in the background, yes?
"Boogie Woogie"
by Charles Louis Sallee, Jr.

I loved the energy communicated
in just these few simple lines.
"Street Car Scene," 1945
by John Woodrow Wilson

What do you suppose he's thinking?
"The Carpenters," 1977
by Jacob Lawrence

Do you know any carpenters?
Lawrence completely captured
their stance, their energy, &
the dignity of their work.
I love this piece.

What I deeply appreciated about the Wichita Art Museum's mounting of these two shows is their highlighting of the best of the America's minority populations (here assuming that Mexican culture carries over into America).

All over the world, institutions are in crisis for breaking their social contracts with their publics, but I've noticed museums have really stepped up to help their citizens cope with change, prepare for change, and accept change.

In Wichita, it was these very visible celebrations of two ethnic groups that will make up a larger segment of American life in the future.

In Prague, I saw the City Museum of Prague put on a terrific exhibit explaining Vietnamese culture to the Czech population, because Czechs have a hard time relating to their new Asian immigrants.

In Istanbul, the Istanbul Modern Art Museum mounted a show celebrating all of the Armenian-designed buildings in Istanbul, generating recognition for Armenian contributions to the beautiful city people experience today.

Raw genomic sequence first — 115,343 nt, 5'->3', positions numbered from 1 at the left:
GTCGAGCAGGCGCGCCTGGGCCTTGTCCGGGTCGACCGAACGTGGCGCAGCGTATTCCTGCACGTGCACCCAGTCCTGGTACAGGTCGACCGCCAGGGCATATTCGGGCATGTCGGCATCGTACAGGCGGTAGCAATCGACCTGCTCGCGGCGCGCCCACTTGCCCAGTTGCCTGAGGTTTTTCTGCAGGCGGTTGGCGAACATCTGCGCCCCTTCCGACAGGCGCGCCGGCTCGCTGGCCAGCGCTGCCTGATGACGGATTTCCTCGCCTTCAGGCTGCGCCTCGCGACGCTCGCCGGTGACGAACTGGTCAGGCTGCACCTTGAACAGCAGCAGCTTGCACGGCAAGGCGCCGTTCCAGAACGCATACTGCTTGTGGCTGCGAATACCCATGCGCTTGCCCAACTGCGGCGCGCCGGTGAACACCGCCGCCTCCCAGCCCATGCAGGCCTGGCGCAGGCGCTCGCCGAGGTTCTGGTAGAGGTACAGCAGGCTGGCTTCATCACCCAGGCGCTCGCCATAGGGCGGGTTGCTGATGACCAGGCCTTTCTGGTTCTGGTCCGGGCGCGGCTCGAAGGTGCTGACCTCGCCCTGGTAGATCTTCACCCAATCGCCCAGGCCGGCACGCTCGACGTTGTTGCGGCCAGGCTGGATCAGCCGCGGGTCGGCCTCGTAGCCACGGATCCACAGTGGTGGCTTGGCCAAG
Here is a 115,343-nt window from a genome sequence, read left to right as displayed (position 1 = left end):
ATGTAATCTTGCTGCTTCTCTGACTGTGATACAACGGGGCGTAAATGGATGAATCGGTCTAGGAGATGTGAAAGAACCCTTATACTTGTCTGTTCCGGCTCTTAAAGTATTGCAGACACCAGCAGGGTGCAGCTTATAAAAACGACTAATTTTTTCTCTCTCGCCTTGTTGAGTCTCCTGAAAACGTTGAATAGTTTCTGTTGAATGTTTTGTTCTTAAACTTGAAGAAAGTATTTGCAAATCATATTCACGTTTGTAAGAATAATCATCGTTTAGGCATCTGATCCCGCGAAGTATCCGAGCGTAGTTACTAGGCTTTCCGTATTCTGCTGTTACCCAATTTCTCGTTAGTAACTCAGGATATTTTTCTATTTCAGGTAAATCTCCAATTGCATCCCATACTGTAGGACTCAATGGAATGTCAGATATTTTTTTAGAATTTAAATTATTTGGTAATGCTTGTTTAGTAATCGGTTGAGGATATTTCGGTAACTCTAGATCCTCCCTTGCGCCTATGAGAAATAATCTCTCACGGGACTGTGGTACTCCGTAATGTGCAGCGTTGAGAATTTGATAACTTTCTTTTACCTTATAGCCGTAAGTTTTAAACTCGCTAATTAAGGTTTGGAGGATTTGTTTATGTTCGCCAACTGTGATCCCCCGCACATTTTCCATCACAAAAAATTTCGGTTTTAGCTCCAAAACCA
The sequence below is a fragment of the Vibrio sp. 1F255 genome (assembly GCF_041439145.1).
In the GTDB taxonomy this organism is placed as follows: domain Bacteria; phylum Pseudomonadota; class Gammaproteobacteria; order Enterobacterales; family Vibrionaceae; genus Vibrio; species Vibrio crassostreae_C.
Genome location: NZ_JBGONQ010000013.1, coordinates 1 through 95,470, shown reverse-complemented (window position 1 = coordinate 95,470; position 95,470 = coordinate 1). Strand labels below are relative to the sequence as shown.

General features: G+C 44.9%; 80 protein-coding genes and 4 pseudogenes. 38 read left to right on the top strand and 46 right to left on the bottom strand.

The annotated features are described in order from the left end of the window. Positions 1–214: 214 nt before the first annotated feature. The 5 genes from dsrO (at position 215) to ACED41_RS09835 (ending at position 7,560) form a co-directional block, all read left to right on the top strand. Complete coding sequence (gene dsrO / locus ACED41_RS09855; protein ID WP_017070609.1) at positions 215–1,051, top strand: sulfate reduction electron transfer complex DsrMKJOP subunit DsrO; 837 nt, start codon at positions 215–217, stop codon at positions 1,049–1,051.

I admire the work of these museums. Our globe thirsts for this level of strategic engagement. Acceptance of "the other" can't happen fast enough. These institutions, probably operating with very small budgets, are engaging their publics beyond the museum's artistic mission, to an even larger mission of cross-cultural understanding. Bravo!

Tuesday, June 5, 2012

Touring the William Jefferson Clinton Presidential Library in Little Rock, Arkansas

A typical Ozark road sign
We took a scenic route
It wouldn't do to fly back to America without spending more time with my girls than just graduation weekend. I picked their brains about what we could do that was in the area because who knew when we would be back in the center of America again.

Should we go to St. Louis and see the Arch? One of them had already done it. Go to Hannibal, Missouri and celebrate Mark Twain? My girls failed to see how that would be interesting (obviously, they need to read more Twain as he's hilariously funny). Drive the river road along the Mississippi? Go see the Eisenhower Presidential Library in Salina, Kansas?
The gorgeous Ozark Mountains
on the way to Little Rock, Arkansas.
They reminded me of the Lubéron in Provence.
All they need is their own Cézanne to paint them.
Of course, then the real estate prices would quintuple.
We settled on driving down to Little Rock, Arkansas to see the Willliam Jefferson Clinton Presidential Library. All three of us love American presidential libraries because they are so evocative of the times and teach us so much about the American political experience.